Glycosylation is one of the most common post-translational modifications of amino acids (link is to PPS section 2). There are two basic types; one or (almost always) more monosaccharides can be bonded to the oxygen atoms of serine and threonine side chains (O-glycosylation) or to asparagine’s side chain nitrogen (N-glycosylation). The addition of the first residue to the amino acid and the subsequent extension of the chain are catalysed by enzymes in the transferase class. In O-glycosylation, in particular, the patterns of residues added to the glycan ‘branches’ differ between healthy breast epithelial cells and breast tumour cells, and this, in turn, can aid the process of cell adhesion (binding cells together), which is essential for tumour metastasis. Cadherins are glycoproteins that have important roles in cell adhesion, and Dwek’s group used glycoproteomics techniques to identify this as a potential biomarker of metastatic breast cancer. She considers that it is likely to be particularly useful for detecting metastasis in patients with estrogen receptor positive tumours and vascular invasion.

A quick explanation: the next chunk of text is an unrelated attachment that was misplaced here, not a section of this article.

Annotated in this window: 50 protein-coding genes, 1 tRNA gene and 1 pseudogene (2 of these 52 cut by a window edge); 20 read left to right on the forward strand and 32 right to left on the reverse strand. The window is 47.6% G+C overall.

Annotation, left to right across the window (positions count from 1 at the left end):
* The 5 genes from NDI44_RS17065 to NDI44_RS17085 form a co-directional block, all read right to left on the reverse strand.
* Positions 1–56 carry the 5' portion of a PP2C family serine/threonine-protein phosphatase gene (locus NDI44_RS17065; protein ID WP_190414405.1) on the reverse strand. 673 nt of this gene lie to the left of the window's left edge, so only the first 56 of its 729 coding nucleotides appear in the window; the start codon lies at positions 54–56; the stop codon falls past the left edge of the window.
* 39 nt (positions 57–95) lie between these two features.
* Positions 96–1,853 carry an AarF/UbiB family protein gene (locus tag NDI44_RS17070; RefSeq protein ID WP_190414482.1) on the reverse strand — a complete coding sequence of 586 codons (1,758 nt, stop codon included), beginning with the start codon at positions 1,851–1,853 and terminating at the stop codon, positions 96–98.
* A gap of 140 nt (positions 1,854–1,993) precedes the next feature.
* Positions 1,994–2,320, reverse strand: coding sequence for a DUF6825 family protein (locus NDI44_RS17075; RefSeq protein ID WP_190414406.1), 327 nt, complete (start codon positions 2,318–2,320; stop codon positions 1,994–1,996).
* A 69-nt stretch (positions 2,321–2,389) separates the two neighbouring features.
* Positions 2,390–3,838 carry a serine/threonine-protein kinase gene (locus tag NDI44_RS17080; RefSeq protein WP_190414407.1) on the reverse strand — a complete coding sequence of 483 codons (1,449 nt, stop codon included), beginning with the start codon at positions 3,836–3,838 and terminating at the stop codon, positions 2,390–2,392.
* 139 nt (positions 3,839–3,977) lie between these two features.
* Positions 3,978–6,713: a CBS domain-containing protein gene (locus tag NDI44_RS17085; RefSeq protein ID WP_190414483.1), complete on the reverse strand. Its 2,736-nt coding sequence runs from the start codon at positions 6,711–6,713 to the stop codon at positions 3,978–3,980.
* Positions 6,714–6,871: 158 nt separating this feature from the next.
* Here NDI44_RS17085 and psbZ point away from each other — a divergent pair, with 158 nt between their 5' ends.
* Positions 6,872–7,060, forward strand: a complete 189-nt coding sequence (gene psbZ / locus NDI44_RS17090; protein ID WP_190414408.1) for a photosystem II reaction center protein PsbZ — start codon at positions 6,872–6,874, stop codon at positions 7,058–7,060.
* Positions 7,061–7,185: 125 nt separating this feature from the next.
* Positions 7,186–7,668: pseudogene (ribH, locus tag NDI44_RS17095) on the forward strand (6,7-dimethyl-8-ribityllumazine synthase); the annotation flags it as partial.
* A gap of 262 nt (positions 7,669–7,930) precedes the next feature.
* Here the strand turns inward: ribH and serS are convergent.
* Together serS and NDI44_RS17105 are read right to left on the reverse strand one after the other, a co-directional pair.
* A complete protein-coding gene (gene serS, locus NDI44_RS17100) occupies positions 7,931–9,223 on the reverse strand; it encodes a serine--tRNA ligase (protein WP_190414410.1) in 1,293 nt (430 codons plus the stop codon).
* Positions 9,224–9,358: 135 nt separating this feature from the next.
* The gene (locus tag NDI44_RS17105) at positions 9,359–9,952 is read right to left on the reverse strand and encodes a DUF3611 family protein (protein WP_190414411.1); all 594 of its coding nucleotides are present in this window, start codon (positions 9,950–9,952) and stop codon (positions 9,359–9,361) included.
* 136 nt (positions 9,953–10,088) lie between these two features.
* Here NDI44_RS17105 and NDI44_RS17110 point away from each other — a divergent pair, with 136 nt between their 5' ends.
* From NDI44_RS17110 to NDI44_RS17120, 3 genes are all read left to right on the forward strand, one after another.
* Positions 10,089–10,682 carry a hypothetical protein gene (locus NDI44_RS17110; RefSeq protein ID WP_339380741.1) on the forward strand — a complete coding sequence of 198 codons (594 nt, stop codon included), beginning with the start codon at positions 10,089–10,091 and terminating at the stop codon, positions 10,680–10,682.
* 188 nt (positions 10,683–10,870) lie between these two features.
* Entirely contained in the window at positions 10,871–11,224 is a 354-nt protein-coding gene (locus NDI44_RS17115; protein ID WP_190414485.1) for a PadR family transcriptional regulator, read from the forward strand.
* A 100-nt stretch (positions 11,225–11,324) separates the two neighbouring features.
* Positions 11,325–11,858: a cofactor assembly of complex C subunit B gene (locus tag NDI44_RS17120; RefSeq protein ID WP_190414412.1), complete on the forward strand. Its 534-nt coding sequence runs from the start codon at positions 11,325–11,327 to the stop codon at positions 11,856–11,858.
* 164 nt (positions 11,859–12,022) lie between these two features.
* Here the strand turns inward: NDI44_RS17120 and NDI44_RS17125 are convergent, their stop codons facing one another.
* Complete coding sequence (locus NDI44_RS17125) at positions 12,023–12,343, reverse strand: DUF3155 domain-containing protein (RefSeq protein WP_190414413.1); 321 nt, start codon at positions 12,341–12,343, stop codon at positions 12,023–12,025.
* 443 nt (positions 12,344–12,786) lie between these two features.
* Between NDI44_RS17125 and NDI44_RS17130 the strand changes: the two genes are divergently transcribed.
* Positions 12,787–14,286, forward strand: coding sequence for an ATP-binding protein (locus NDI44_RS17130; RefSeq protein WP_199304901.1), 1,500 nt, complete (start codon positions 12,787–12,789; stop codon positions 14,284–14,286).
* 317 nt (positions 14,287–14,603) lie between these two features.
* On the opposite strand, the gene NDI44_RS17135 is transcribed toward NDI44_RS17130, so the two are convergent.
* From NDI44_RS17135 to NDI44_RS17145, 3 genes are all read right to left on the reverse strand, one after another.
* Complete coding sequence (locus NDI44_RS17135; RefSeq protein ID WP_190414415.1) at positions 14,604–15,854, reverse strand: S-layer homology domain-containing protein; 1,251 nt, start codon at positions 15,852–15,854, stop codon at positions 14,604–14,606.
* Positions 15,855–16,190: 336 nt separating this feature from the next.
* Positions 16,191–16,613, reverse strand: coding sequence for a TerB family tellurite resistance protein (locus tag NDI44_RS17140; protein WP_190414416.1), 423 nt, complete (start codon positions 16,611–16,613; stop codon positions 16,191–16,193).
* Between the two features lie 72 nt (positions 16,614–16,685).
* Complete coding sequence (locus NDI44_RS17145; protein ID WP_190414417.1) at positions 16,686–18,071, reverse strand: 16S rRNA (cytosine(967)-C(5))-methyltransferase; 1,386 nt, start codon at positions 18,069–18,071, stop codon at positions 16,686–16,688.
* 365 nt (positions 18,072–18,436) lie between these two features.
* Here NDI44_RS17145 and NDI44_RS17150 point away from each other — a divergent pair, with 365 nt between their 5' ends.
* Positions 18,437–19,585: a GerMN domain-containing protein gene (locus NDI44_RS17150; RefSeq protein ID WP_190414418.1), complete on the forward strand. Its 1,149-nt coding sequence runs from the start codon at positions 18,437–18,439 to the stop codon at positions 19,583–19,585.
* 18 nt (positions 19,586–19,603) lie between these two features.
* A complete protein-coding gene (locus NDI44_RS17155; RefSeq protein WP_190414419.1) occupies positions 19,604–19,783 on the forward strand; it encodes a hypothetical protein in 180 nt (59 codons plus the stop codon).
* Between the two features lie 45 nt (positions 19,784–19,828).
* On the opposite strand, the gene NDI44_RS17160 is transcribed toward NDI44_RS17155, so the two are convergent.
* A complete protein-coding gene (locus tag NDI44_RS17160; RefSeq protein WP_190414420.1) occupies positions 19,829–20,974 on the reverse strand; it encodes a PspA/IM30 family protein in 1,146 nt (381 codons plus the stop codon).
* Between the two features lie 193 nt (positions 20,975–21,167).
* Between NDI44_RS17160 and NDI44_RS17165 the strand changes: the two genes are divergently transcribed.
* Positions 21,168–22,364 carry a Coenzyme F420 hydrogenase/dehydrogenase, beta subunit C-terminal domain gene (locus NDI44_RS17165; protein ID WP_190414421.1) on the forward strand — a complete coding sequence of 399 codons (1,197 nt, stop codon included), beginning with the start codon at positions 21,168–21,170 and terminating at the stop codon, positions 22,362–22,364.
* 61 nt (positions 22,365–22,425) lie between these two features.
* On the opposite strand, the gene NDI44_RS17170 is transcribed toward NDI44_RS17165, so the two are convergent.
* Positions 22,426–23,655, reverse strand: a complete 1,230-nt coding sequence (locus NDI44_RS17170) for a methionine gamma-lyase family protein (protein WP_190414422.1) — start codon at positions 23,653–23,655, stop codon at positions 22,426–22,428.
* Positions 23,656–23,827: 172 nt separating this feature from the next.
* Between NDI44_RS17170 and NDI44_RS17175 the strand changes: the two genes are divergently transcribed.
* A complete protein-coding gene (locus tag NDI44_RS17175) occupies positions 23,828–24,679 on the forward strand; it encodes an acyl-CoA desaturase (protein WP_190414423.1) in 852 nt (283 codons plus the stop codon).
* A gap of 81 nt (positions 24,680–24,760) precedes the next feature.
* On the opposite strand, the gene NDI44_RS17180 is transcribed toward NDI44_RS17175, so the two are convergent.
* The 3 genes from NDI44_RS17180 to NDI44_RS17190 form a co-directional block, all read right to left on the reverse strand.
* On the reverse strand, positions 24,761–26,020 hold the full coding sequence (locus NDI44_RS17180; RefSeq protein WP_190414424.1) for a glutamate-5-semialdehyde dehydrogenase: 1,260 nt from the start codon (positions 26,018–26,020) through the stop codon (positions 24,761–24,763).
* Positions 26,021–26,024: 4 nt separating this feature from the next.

Other topics presented by leading researchers in this ISMB seminar series included nuclear receptors, collagen-binding proteins and protein targeting and translocation. The seminar programme will return in October, and I will doubtless be returning to it again in this blog.